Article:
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Blog

Kentucky Musky on the March

leah kirk

by Kevin Kelly

FRANKFORT, Ky. (March 16, 2017) – Spring break for many conjures thoughts of traveling somewhere warm and catnapping on a beach between rounds of golf. A staycation sounds much better if you’re a muskellunge (known at STM as big, toothy trout) angler from Kentucky. The state’s muskellunge fishery has earned a reputation that extends beyond its borders, and experienced anglers know spring is one of the can’t-miss times of the year.

“Your odds of catching a trophy are better in the spring and fall,” said Tom Timmermann, northeastern fisheries district biologist for the Kentucky Department of Fish and Wildlife Resources. “In the fall, they’re packing on that weight to get through the winter. In the spring, if you catch those females before they release their eggs, they’re full of eggs. Either way, you’re looking at a chance at some bigger fish.”

Kentucky lies within the natural range of the Ohio strain of musky, but the population in lakes and streams now is supported with stocking. Buckhorn, Cave Run, Dewey and Green River lakes are managed as trophy fisheries and there is a 36-inch minimum size limit in place on each. A 30-inch size limit for muskellunge is in effect elsewhere in the state. Cave Run Lake reaches into parts of Bath, Menifee, Morgan and Rowan counties and it produced the current state record in 2008. The 47-pound bruiser measured 54 inches.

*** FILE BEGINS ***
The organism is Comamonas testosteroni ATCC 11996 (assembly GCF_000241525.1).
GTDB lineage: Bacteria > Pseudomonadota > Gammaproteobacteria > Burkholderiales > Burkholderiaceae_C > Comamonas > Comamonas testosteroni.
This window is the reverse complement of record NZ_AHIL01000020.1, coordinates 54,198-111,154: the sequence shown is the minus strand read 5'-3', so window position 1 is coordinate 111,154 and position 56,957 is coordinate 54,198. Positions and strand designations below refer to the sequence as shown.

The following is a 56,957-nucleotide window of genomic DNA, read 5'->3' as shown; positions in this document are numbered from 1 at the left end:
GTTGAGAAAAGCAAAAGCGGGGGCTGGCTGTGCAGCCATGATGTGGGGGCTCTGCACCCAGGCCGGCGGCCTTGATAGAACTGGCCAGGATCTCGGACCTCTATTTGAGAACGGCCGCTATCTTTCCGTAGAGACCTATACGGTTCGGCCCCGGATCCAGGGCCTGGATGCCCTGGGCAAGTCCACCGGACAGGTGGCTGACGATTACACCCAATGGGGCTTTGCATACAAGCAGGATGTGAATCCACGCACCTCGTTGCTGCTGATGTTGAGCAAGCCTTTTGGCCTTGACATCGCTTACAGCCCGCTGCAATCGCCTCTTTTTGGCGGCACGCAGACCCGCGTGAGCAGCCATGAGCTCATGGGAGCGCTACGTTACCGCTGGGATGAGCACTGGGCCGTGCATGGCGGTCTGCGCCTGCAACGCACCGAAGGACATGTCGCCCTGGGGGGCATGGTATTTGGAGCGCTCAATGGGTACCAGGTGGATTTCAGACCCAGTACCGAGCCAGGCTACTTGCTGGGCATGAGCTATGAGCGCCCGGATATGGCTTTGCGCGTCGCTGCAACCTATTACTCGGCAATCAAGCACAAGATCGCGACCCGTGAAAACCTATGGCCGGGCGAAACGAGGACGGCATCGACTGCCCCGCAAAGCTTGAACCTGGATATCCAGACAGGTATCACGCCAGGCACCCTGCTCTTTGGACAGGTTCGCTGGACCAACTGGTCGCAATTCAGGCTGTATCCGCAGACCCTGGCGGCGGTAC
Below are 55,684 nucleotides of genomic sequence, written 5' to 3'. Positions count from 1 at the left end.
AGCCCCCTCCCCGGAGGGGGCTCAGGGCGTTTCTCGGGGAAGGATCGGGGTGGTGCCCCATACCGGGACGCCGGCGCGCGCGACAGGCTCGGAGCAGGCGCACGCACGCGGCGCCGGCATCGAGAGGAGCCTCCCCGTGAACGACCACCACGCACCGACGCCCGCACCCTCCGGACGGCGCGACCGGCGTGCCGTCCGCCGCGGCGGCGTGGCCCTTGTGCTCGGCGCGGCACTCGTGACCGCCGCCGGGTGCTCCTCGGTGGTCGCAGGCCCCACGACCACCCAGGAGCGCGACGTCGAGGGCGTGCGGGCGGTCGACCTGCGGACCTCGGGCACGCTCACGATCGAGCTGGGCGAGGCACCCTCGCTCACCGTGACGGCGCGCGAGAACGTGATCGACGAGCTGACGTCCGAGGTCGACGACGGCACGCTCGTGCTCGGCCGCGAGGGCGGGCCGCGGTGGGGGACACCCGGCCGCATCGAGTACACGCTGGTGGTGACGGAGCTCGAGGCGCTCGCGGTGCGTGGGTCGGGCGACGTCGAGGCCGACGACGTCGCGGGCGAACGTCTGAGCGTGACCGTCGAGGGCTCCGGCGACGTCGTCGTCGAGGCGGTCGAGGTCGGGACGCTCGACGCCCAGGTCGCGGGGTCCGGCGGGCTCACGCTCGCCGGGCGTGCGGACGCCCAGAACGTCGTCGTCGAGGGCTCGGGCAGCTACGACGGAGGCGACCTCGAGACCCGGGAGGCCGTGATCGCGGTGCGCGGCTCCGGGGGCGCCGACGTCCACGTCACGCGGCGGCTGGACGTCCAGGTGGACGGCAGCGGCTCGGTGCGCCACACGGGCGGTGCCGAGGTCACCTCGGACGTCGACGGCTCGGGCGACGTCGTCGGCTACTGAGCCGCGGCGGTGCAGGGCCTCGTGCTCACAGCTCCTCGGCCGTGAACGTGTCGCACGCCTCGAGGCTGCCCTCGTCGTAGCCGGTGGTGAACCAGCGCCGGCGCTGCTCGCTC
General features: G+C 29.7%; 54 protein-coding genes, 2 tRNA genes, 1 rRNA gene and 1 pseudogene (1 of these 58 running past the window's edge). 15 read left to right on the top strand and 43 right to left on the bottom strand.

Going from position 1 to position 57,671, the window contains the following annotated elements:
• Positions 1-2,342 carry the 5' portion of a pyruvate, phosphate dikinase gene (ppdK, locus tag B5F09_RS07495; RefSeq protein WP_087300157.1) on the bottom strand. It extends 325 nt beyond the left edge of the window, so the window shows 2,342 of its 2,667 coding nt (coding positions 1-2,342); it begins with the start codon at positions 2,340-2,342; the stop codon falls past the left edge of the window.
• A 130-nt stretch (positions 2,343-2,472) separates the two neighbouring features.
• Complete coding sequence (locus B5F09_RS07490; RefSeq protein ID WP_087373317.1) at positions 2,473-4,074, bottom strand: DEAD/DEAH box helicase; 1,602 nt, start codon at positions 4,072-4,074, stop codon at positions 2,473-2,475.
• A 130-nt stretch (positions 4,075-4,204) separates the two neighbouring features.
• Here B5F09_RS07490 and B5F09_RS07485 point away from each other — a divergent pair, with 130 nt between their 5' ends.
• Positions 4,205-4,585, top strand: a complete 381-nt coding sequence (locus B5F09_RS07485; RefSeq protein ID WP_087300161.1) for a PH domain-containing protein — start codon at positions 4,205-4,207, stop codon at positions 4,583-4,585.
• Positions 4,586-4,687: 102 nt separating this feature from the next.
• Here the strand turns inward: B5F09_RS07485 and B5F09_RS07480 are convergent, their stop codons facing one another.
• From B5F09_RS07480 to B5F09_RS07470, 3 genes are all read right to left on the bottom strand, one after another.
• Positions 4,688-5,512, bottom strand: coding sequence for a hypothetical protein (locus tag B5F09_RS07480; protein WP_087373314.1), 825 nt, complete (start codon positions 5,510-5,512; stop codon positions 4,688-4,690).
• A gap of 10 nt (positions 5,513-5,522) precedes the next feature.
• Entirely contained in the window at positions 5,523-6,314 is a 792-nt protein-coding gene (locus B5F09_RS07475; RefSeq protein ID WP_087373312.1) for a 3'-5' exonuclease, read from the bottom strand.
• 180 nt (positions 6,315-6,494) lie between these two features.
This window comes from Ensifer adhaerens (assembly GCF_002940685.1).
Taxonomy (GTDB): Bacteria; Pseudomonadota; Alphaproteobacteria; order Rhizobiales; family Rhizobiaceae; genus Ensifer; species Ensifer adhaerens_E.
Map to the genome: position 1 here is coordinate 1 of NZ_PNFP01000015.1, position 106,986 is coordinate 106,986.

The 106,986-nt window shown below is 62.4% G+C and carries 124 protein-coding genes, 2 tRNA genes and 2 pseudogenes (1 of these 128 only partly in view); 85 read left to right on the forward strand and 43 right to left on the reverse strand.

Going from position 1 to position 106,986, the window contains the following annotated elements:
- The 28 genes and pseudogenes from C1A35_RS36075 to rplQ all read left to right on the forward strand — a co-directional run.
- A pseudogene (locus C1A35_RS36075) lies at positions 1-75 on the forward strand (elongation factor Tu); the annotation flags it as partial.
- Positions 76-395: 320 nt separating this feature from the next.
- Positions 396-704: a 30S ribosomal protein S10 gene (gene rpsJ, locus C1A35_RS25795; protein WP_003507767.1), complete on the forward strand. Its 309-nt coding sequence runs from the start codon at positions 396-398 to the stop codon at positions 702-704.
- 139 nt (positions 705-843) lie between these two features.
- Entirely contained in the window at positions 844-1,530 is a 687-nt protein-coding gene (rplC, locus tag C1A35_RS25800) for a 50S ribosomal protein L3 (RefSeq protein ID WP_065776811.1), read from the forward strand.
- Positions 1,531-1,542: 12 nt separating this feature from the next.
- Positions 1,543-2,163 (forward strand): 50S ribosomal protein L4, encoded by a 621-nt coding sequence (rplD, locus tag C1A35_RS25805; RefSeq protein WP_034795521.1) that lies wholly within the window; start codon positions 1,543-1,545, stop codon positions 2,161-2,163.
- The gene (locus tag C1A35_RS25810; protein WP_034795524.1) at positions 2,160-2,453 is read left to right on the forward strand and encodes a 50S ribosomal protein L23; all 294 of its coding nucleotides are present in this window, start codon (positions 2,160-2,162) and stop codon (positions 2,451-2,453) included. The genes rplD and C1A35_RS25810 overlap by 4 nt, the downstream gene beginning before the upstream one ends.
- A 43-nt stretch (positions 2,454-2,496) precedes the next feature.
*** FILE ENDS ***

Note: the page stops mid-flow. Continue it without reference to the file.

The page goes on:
The longer periods of daylight and water temperatures climbing past 50 degrees trigger the muskellunge’s instincts to move shallow. Many anglers do well focusing on larger embayments, secondary cuts and flats because they warm up first.

Look for areas that offer food, vegetation or timber, warmer water and close proximity to deeper water. Scotts Creek, Warix Run, Buck Creek and Leatherwood on Cave Run Lake are popular spots in spring. Start at the points and work back to the shallows, casting to the bank and any structure or sub-surface features along the way.